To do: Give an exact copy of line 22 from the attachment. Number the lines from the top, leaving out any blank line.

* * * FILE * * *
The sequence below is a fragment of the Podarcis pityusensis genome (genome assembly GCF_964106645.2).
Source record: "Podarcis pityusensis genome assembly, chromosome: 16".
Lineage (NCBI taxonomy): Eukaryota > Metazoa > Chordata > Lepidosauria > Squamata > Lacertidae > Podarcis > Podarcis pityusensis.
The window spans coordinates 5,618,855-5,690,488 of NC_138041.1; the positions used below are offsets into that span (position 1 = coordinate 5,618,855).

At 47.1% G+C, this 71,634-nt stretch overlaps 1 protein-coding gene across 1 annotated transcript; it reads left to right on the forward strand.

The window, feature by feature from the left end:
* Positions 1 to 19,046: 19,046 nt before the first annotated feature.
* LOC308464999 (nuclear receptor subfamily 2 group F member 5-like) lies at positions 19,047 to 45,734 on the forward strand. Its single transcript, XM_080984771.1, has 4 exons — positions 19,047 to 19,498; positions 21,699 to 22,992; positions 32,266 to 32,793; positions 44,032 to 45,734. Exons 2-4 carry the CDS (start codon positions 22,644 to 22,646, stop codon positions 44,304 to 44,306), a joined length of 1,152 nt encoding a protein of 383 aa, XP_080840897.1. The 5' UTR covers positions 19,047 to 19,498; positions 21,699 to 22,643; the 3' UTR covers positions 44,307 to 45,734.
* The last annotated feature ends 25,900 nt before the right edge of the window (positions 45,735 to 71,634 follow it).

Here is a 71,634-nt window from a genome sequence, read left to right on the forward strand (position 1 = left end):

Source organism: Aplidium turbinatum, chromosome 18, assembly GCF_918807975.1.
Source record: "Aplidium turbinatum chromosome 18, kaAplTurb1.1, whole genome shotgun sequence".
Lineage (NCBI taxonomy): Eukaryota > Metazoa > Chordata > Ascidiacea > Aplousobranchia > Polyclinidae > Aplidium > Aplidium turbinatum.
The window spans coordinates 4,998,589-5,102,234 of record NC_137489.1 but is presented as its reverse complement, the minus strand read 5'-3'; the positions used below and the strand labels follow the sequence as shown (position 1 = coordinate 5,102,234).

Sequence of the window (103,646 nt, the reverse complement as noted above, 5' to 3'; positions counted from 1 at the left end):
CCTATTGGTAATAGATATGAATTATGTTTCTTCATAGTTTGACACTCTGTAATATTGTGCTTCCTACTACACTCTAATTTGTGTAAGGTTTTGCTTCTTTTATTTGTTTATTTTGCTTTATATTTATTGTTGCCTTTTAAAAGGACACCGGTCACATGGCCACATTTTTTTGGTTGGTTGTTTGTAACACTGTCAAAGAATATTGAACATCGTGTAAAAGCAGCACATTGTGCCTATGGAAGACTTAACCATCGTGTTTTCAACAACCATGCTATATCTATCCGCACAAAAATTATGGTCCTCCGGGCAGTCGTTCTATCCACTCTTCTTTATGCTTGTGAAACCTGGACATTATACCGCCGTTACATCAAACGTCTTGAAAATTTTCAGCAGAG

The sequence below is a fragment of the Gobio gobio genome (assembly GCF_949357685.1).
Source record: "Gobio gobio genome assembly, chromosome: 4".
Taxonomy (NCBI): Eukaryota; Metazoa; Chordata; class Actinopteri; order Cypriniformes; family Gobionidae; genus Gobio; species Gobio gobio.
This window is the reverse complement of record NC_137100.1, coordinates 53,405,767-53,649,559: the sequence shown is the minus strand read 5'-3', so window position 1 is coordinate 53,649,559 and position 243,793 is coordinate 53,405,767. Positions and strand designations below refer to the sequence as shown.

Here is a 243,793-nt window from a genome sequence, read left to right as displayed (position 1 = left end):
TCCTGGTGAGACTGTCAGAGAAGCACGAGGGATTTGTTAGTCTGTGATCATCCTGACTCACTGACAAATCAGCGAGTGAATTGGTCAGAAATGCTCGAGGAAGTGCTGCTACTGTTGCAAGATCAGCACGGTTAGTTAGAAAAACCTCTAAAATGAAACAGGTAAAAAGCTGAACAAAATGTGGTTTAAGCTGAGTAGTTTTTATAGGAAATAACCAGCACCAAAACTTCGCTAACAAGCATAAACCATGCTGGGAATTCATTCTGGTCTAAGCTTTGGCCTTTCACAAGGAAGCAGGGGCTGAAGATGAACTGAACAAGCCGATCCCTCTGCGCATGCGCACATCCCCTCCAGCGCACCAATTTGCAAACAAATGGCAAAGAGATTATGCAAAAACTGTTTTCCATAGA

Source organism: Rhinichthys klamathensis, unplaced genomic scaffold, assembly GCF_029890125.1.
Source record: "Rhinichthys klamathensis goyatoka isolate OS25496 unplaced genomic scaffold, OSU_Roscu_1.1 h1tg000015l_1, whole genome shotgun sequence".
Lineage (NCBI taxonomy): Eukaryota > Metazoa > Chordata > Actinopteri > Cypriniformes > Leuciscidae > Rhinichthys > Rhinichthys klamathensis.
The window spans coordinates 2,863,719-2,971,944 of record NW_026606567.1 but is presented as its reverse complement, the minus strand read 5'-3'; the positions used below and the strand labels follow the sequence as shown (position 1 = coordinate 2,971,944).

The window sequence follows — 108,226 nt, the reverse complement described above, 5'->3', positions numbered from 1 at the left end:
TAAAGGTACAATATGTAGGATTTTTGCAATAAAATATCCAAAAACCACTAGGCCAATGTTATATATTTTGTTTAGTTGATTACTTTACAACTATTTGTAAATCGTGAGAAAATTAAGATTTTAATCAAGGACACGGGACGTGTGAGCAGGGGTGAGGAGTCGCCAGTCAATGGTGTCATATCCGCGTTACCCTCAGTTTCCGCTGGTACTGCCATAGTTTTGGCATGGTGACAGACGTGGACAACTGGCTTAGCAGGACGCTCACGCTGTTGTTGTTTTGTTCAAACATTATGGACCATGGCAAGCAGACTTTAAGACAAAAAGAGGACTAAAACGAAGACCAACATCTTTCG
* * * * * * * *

TCCTGGTGAGACTGTCAGAGAAGCACGAGGGATTTGTTAGTCTGTGATCATCCTGACTCACTGACAAATCAGCGAGTGAATTGGTCAGAAATGCTCGAGGAAGTGCTGCTACTGTTGCAAGATCAGCACGGTTAGTTAGAAAAACCTCTAAAATGAAACAGGTAAAAAGCTGAACAAAATGTGGTTTAAGCTGAGTAGTTTTTATAGGAAATAACCAGCACCAAAACTTCGCTAACAAGCATAAACCATGCTGGGAATTCATTCTGGTCTAAGCTTTGGCCTTTCACAAGGAAGCAGGGGCTGAAGATGAACTGAACAAGCCGATCCCTCTGCGCATGCGCACATCCCCTCCAGCGCACCAATTTGCAAACAAATGGCAAAGAGATTATGCAAAAACTGTTTTCCATAGA